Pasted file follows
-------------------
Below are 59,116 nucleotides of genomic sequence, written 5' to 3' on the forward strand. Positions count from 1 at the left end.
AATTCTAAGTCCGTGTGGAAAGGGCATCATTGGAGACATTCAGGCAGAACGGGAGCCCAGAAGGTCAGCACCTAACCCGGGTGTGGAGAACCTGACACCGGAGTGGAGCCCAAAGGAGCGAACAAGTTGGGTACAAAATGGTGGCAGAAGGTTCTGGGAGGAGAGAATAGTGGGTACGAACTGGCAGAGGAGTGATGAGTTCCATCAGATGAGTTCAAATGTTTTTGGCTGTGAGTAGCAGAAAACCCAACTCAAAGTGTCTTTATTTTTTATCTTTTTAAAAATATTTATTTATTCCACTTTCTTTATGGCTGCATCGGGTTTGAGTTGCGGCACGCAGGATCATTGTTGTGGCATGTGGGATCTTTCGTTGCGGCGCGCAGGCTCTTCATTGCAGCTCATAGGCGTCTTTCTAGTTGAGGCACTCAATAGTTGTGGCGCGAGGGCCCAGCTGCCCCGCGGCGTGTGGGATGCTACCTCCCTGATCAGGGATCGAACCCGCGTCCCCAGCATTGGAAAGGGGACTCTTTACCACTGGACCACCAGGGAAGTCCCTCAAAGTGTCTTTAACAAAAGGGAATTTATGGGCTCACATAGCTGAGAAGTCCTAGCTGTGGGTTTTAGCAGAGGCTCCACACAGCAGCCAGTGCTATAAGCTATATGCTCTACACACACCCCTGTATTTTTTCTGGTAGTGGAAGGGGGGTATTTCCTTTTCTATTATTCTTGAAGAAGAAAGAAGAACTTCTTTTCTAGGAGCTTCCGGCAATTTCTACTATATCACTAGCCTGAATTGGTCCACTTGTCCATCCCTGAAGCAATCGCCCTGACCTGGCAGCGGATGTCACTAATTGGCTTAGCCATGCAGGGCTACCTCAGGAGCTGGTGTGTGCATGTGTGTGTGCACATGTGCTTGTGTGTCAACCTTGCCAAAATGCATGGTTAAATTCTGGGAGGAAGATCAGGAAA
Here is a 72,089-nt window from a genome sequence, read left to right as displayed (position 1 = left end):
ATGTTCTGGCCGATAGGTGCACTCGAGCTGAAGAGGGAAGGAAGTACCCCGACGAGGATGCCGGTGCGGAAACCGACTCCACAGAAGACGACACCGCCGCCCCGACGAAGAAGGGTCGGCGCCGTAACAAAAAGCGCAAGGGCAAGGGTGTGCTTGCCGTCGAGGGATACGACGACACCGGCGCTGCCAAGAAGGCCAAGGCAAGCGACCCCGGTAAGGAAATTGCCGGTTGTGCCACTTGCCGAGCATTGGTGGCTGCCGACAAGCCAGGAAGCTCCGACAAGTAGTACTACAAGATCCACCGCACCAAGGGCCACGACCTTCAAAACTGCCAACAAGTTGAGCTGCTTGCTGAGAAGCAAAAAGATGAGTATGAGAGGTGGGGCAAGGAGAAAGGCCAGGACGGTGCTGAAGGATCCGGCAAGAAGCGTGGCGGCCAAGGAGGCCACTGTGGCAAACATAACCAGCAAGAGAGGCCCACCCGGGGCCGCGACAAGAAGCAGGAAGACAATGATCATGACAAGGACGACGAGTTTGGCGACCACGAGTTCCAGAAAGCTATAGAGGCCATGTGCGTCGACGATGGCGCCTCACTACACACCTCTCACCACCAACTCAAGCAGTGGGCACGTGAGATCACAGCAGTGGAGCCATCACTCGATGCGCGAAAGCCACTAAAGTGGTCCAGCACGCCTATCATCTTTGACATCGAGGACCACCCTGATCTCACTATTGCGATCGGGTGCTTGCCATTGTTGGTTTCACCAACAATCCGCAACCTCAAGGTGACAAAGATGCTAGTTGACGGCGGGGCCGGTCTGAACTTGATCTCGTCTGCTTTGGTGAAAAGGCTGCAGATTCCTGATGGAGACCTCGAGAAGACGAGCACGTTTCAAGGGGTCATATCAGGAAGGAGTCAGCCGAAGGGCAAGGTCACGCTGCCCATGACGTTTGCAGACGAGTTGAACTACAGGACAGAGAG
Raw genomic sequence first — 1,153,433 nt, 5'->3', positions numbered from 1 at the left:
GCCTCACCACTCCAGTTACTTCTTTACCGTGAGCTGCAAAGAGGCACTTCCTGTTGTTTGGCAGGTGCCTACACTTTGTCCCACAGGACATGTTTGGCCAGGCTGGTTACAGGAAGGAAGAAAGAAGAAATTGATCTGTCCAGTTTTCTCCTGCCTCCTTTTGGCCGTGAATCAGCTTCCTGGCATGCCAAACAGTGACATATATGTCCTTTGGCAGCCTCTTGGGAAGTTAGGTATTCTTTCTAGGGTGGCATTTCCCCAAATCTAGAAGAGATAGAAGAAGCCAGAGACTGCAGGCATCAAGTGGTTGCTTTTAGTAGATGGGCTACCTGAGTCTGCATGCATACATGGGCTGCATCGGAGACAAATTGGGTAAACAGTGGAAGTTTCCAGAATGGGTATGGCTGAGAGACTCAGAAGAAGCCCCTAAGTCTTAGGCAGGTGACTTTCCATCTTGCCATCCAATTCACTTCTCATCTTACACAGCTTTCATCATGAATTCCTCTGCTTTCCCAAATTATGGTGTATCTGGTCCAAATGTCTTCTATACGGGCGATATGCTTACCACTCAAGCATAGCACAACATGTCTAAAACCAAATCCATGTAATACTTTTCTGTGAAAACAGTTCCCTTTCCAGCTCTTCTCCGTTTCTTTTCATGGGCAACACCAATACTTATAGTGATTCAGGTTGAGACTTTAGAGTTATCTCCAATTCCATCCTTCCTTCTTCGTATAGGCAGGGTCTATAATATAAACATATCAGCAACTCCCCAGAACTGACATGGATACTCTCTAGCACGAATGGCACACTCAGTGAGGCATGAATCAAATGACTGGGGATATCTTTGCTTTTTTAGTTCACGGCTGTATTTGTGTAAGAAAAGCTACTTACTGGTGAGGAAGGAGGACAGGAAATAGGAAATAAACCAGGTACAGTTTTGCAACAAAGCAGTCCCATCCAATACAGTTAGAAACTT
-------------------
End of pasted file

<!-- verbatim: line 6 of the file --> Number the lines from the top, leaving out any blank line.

GCCTCACCACTCCAGTTACTTCTTTACCGTGAGCTGCAAAGAGGCACTTCCTGTTGTTTGGCAGGTGCCTACACTTTGTCCCACAGGACATGTTTGGCCAGGCTGGTTACAGGAAGGAAGAAAGAAGAAATTGATCTGTCCAGTTTTCTCCTGCCTCCTTTTGGCCGTGAATCAGCTTCCTGGCATGCCAAACAGTGACATATATGTCCTTTGGCAGCCTCTTGGGAAGTTAGGTATTCTTTCTAGGGTGGCATTTCCCCAAATCTAGAAGAGATAGAAGAAGCCAGAGACTGCAGGCATCAAGTGGTTGCTTTTAGTAGATGGGCTACCTGAGTCTGCATGCATACATGGGCTGCATCGGAGACAAATTGGGTAAACAGTGGAAGTTTCCAGAATGGGTATGGCTGAGAGACTCAGAAGAAGCCCCTAAGTCTTAGGCAGGTGACTTTCCATCTTGCCATCCAATTCACTTCTCATCTTACACAGCTTTCATCATGAATTCCTCTGCTTTCCCAAATTATGGTGTATCTGGTCCAAATGTCTTCTATACGGGCGATATGCTTACCACTCAAGCATAGCACAACATGTCTAAAACCAAATCCATGTAATACTTTTCTGTGAAAACAGTTCCCTTTCCAGCTCTTCTCCGTTTCTTTTCATGGGCAACACCAATACTTATAGTGATTCAGGTTGAGACTTTAGAGTTATCTCCAATTCCATCCTTCCTTCTTCGTATAGGCAGGGTCTATAATATAAACATATCAGCAACTCCCCAGAACTGACATGGATACTCTCTAGCACGAATGGCACACTCAGTGAGGCATGAATCAAATGACTGGGGATATCTTTGCTTTTTTAGTTCACGGCTGTATTTGTGTAAGAAAAGCTACTTACTGGTGAGGAAGGAGGACAGGAAATAGGAAATAAACCAGGTACAGTTTTGCAACAAAGCAGTCCCATCCAATACAGTTAGAAACTT